reflect the chief differences and similarities between the two things.

3.    Make a plan or outline of the paper’s organization, making certain the thesis and statement of organization are clear.

4.    Use transitional words.  Successfully used in comparison/contrast these words link together ideas and points in your paper.

first             on the other hand
in addition        but
also            however
most important.      another difference
in contrast

5.¬†¬† ¬†One popular mistake that writers make on this assignment is to begin by saying, ‚ÄúThese two things are alike but not alike.‚ÄĚ Or ‚ÄúThese two things are similar

yet dissimilar.‚Ä̬† The reader knows this already!¬† You don‚Äôt want to state the obvious.¬† Just tell us how they are those things, and that list will be your ‚Äústatement

of organization.‚ÄĚ


Evaluating an argument, or developing your own, involves, as we have discussed, developing a claim or thesis statement and the premise or argument that supports it.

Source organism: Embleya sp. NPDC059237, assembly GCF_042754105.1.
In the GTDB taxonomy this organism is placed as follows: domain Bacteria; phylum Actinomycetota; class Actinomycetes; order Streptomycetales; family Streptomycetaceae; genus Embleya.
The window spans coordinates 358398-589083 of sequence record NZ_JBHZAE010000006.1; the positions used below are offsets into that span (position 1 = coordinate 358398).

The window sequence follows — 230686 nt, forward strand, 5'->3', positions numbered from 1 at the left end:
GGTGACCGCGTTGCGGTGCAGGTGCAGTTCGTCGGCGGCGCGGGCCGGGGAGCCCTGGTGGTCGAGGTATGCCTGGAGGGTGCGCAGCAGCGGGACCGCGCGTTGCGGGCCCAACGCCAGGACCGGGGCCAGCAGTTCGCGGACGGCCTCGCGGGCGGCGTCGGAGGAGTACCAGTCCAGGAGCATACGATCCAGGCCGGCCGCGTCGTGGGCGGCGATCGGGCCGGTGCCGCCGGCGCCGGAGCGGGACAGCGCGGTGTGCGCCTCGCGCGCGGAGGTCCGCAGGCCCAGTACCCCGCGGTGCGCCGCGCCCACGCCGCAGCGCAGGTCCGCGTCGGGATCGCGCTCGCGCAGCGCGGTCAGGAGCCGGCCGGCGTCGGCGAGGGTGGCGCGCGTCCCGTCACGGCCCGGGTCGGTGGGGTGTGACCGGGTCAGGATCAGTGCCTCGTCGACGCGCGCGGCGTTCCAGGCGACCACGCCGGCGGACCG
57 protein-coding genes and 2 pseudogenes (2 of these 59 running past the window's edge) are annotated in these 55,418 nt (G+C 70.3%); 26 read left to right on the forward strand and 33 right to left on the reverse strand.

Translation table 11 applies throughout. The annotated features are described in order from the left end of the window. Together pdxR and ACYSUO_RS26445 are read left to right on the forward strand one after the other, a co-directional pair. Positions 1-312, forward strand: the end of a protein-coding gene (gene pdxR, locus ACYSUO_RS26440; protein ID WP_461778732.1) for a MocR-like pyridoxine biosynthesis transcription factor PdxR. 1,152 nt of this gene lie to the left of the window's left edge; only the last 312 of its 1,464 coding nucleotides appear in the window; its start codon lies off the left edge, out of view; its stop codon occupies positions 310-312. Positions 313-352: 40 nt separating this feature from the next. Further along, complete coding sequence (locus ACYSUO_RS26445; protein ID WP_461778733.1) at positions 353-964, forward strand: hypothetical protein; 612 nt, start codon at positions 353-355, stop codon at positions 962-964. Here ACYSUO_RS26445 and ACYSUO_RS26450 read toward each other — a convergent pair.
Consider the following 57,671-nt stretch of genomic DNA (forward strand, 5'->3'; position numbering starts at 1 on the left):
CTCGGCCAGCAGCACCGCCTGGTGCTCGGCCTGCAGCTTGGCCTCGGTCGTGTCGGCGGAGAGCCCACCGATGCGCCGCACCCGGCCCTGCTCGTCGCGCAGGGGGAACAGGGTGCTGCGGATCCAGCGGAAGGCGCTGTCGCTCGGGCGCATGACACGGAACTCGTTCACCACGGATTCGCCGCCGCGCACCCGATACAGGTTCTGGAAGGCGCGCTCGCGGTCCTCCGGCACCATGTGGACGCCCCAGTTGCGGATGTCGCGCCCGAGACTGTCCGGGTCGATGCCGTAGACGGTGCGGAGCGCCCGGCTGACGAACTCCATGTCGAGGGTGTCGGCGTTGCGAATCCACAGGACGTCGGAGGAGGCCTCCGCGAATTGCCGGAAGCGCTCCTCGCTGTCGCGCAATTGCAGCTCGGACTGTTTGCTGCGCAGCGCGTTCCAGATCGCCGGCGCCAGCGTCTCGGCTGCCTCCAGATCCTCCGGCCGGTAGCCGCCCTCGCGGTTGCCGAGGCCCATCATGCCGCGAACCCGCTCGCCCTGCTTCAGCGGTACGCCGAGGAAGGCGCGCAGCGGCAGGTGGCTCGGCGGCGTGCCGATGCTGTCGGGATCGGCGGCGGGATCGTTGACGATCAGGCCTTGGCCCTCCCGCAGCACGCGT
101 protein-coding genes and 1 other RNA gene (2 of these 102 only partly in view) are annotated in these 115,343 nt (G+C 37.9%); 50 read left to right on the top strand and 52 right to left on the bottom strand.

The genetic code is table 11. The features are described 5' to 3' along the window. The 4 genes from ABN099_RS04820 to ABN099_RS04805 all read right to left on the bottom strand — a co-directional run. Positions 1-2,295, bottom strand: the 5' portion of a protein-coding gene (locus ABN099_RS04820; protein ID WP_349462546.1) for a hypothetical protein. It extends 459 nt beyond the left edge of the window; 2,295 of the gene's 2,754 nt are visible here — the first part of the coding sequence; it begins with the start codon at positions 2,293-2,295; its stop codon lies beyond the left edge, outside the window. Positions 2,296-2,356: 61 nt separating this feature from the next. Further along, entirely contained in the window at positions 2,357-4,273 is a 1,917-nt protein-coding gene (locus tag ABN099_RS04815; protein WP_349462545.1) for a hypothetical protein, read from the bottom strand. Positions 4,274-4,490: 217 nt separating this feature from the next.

The next step is to ask whether the premise is warranted¬† or reasonable‚ÄĒwhether or not there is good reason to consider the premise or argument true.

To ask whether or not a premise is warranted is to ask about the quality of the evidence used to support it.  Three ways to consider the quality of evidence are:

?    to ask whether the evidence is appropriate for the kind of premise being established.
?    to ask whether there is a sufficient quantity of evidence.
?¬†¬† ¬†to ask whether it’s well-explained.

Be critical of your sources.  Always look at authority (who is the author?), currency (when was the piece written?), even handedness (does the author present both

sides of the issue, or is s/he presenting only one aspect of a complex issue?), credibility (is there a bibliography?), and so on.

As a way of considering the appropriateness of evidence, it is helpful to list the kinds of evidence one might use.  Consider the categories below.

?    Personal Say-So: (informal and not academic)
?    personal experience
?    personal observation